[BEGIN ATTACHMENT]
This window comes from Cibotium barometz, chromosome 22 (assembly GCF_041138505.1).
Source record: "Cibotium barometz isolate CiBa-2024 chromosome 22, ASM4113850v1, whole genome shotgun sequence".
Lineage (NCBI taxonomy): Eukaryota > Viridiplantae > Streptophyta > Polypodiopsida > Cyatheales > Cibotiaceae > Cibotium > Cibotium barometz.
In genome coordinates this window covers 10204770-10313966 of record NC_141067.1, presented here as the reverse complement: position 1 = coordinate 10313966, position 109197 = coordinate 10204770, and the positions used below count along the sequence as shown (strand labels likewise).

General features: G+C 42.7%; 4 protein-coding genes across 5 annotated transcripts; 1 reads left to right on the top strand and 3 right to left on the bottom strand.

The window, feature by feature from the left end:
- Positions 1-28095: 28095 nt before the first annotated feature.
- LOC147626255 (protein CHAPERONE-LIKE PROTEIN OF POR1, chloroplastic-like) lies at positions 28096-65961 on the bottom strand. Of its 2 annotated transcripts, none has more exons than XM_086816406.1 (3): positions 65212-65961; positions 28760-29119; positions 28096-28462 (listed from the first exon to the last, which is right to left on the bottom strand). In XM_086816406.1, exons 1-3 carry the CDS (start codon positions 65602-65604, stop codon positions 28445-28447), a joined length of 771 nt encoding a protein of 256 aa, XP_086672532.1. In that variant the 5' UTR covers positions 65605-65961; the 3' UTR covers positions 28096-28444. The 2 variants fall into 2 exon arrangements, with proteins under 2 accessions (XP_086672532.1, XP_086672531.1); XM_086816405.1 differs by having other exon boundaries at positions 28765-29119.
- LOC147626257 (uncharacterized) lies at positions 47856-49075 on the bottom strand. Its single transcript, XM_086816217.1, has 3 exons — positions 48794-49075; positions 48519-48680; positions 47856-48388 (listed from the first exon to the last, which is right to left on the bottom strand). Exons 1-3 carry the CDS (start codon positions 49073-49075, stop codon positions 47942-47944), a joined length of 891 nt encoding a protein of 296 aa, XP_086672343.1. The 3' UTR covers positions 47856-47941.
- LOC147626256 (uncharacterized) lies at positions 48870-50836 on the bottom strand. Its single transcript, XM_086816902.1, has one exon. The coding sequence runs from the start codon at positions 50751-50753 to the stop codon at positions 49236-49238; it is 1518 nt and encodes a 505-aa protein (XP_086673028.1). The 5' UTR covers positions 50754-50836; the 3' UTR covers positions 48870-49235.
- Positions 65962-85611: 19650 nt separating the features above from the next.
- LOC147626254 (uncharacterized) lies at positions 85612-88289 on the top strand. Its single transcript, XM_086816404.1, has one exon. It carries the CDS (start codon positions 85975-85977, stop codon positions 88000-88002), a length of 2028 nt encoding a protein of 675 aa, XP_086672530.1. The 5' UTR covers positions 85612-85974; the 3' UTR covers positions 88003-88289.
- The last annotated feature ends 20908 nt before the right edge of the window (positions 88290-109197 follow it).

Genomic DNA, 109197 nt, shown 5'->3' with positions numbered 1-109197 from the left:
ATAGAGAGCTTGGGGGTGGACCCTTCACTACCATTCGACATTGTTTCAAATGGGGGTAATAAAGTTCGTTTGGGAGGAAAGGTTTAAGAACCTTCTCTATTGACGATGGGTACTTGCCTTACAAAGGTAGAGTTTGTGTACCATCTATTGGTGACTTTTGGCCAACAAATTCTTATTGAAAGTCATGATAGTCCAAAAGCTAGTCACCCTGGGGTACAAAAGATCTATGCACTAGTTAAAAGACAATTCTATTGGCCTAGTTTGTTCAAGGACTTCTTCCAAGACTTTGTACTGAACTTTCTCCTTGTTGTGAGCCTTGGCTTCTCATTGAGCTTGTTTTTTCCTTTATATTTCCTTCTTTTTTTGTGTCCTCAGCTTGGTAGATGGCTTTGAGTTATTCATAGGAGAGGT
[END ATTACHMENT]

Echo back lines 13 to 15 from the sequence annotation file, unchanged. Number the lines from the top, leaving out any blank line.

- The last annotated feature ends 20908 nt before the right edge of the window (positions 88290-109197 follow it).

Genomic DNA, 109197 nt, shown 5'->3' with positions numbered 1-109197 from the left:
ATAGAGAGCTTGGGGGTGGACCCTTCACTACCATTCGACATTGTTTCAAATGGGGGTAATAAAGTTCGTTTGGGAGGAAAGGTTTAAGAACCTTCTCTATTGACGATGGGTACTTGCCTTACAAAGGTAGAGTTTGTGTACCATCTATTGGTGACTTTTGGCCAACAAATTCTTATTGAAAGTCATGATAGTCCAAAAGCTAGTCACCCTGGGGTACAAAAGATCTATGCACTAGTTAAAAGACAATTCTATTGGCCTAGTTTGTTCAAGGACTTCTTCCAAGACTTTGTACTGAACTTTCTCCTTGTTGTGAGCCTTGGCTTCTCATTGAGCTTGTTTTTTCCTTTATATTTCCTTCTTTTTTTGTGTCCTCAGCTTGGTAGATGGCTTTGAGTTATTCATAGGAGAGGT